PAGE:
Some scholars are critical of this story as evidence that the God of Israel was a petty and jealous God who wanted to deprive the human race of the opportunities to use its natural abilities. I do not see the story this way. What I think the story reflects and teaches is the inevitable chaos that we human beings create when we become proud and alienated from God—when we cease being stewards and try to become kings. Things always turn out badly. God wants us to use our natural abilities—in the way intended from the beginning.

A New “Pentecost Kingdom”

June 5 was Pentecost 2022, the Sunday on which we celebrate the coming of the Holy Spirit on the early church. As we will learn in July, after the resurrection and ascension of Jesus, the disciples spent fifty days together in the Upper Room. Then, suddenly with thousands of vistotors present in Jerusalem for the Festival of Weeks, the Holy Spirit came upon them and they began to speak in tongues. Here is how the New Testament describes the event:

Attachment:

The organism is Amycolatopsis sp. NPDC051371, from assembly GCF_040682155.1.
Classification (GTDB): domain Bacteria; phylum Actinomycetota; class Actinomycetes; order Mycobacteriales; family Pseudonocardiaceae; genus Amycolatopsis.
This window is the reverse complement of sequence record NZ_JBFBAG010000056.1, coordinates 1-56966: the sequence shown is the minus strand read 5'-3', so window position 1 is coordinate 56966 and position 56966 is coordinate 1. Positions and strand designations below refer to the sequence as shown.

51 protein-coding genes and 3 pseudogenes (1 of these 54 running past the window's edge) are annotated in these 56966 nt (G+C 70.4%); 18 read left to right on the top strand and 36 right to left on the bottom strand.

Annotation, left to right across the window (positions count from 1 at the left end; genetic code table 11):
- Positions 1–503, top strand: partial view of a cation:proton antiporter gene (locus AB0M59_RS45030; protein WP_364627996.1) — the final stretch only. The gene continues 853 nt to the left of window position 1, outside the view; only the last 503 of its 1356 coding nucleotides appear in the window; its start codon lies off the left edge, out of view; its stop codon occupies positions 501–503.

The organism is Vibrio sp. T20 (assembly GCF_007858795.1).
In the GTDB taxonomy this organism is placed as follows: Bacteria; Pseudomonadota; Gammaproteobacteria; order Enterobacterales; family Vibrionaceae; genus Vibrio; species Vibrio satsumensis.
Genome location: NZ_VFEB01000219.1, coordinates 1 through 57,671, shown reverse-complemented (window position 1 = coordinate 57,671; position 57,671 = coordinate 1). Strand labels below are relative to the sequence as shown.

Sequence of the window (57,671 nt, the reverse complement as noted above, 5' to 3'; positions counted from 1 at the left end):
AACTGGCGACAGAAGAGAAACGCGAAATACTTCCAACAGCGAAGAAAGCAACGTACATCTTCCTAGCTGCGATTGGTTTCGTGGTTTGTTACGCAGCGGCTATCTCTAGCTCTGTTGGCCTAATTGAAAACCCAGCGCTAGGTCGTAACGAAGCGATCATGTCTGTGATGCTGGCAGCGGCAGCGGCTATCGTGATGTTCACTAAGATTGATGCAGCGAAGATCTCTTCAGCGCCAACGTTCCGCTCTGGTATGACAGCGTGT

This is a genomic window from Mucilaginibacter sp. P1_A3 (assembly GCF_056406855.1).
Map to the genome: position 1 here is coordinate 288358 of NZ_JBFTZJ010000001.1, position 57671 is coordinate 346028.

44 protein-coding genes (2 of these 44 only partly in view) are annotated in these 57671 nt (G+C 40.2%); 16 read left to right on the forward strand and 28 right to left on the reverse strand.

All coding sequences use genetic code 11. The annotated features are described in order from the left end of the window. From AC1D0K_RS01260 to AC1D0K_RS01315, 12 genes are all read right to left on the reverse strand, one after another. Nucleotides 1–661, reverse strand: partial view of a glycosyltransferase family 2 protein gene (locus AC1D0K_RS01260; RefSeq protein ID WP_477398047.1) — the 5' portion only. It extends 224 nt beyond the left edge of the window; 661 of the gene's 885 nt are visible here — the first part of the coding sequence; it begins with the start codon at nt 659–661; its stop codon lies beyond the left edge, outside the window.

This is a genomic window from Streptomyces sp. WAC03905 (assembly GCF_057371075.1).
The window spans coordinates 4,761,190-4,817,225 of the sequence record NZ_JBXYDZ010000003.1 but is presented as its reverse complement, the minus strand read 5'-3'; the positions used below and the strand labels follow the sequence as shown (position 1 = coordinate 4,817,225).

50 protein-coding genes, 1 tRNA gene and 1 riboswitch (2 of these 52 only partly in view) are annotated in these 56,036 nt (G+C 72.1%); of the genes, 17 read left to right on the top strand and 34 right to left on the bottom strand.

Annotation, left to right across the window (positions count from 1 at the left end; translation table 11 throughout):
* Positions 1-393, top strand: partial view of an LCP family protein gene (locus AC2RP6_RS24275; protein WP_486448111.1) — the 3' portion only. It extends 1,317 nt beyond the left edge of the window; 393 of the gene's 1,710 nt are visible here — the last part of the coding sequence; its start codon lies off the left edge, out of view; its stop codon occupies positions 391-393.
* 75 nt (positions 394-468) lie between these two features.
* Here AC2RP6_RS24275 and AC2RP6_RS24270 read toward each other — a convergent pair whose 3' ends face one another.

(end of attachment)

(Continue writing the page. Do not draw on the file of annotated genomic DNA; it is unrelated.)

When the day of Pentecost came, they were all together in one place. Suddenly a sound like the blowing of a violent wind came from heaven and filled the whole house where they were sitting. They saw what seemed to be tongues of fire that separated and came to rest on each of them. All of them were filled with the Holy Spirit and began to speak in other tongues as the Spirit enabled them. Now there were staying in Jerusalem God-fearing Jews from every nation under heaven. When they heard this sound, a crowd came together in bewilderment, because each one heard their own language being spoke (Acts 2:1-6).